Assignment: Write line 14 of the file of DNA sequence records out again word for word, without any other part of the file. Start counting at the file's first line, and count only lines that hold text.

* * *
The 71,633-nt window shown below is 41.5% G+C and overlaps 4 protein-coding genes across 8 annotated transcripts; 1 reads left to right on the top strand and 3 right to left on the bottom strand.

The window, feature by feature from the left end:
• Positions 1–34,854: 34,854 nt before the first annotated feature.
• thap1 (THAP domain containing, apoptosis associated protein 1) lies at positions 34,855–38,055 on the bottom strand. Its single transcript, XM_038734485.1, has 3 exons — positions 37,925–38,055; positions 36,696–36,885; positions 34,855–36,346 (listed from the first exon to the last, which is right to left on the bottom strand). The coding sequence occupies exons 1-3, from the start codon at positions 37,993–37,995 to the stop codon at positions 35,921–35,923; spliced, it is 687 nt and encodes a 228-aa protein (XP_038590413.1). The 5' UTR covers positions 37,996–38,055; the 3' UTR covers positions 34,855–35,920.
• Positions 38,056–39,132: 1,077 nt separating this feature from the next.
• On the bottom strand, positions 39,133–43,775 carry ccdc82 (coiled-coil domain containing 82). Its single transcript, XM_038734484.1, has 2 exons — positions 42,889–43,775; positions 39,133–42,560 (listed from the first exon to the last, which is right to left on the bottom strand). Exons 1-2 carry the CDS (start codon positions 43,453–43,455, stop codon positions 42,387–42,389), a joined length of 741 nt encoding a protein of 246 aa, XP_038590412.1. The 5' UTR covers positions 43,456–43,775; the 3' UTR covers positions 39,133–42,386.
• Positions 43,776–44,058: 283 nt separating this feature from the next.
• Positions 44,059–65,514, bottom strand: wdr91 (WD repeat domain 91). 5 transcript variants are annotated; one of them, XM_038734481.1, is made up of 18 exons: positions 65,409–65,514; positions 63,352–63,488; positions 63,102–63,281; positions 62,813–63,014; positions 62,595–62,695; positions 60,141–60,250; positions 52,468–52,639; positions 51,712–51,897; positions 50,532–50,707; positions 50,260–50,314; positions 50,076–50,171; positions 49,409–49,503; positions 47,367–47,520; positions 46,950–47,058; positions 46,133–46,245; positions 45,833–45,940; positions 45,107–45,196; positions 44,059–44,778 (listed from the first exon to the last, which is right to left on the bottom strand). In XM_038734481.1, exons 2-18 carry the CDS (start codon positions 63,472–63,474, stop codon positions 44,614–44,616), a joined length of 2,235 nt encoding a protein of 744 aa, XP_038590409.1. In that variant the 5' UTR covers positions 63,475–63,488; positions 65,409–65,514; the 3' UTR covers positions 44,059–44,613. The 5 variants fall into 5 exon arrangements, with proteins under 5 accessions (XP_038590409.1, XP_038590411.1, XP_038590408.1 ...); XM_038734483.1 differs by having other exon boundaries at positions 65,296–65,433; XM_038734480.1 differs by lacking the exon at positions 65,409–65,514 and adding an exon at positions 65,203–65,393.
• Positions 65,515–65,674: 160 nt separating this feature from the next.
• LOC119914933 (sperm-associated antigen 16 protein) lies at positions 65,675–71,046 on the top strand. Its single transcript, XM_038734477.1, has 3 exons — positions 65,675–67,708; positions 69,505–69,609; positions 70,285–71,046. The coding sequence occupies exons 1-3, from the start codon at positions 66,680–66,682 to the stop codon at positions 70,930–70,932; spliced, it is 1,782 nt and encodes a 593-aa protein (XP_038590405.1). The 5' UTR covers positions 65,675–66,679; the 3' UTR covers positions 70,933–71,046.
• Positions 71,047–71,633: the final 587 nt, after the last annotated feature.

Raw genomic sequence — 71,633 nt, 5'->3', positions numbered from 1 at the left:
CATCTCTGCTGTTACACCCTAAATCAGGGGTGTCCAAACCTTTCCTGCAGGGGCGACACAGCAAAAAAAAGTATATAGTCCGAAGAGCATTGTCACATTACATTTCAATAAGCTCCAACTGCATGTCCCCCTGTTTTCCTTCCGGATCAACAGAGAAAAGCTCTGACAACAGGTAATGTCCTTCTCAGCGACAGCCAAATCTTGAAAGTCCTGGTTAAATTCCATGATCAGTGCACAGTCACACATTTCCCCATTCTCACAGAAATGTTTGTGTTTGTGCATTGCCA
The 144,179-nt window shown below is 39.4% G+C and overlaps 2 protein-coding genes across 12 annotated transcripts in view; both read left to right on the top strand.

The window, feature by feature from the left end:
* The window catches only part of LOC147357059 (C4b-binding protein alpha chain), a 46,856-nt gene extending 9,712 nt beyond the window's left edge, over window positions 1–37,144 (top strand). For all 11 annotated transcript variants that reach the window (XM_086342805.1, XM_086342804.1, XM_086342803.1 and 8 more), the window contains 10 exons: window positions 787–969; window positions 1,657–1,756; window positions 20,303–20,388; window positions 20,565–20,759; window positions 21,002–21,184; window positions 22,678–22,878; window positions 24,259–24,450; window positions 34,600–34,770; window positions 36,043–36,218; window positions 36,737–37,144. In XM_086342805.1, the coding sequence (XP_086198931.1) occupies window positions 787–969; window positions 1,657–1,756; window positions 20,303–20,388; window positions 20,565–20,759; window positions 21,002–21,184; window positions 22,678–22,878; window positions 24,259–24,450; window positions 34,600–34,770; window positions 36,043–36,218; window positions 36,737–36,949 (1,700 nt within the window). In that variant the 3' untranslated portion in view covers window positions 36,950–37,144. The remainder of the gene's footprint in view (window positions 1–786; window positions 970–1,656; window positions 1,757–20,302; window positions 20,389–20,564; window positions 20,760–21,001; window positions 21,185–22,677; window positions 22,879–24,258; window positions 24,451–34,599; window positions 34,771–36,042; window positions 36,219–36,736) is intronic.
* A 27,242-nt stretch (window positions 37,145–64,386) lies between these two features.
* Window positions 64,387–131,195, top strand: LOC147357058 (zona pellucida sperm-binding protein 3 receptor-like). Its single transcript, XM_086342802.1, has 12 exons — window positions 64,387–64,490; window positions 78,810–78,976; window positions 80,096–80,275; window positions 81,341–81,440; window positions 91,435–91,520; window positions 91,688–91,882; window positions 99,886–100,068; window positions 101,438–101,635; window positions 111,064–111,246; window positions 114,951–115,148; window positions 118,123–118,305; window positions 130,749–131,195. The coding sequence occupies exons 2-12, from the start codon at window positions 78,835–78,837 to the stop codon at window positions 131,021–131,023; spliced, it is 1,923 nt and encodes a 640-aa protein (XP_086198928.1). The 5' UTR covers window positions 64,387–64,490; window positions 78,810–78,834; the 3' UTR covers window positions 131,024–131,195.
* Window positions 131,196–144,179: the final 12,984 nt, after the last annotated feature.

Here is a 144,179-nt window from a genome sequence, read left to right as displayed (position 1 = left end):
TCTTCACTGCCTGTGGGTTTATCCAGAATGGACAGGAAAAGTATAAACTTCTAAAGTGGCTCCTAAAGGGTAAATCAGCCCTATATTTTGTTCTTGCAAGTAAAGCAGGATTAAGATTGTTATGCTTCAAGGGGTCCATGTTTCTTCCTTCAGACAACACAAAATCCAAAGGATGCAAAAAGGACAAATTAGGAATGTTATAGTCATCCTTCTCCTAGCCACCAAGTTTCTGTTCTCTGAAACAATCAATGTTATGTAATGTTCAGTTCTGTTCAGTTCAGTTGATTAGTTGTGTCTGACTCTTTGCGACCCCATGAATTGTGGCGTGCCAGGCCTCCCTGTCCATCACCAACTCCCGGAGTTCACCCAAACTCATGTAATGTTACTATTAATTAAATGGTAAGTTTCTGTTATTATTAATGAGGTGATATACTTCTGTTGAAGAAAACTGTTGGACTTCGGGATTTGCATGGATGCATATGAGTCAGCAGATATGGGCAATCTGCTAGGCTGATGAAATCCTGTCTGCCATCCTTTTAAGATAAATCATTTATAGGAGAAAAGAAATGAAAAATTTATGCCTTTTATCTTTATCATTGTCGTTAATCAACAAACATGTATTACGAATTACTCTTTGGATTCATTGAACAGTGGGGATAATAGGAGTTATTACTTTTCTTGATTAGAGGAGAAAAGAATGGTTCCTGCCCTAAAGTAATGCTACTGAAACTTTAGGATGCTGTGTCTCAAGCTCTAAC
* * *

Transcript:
The 144,179-nt window shown below is 39.4% G+C and overlaps 2 protein-coding genes across 12 annotated transcripts in view; both read left to right on the top strand.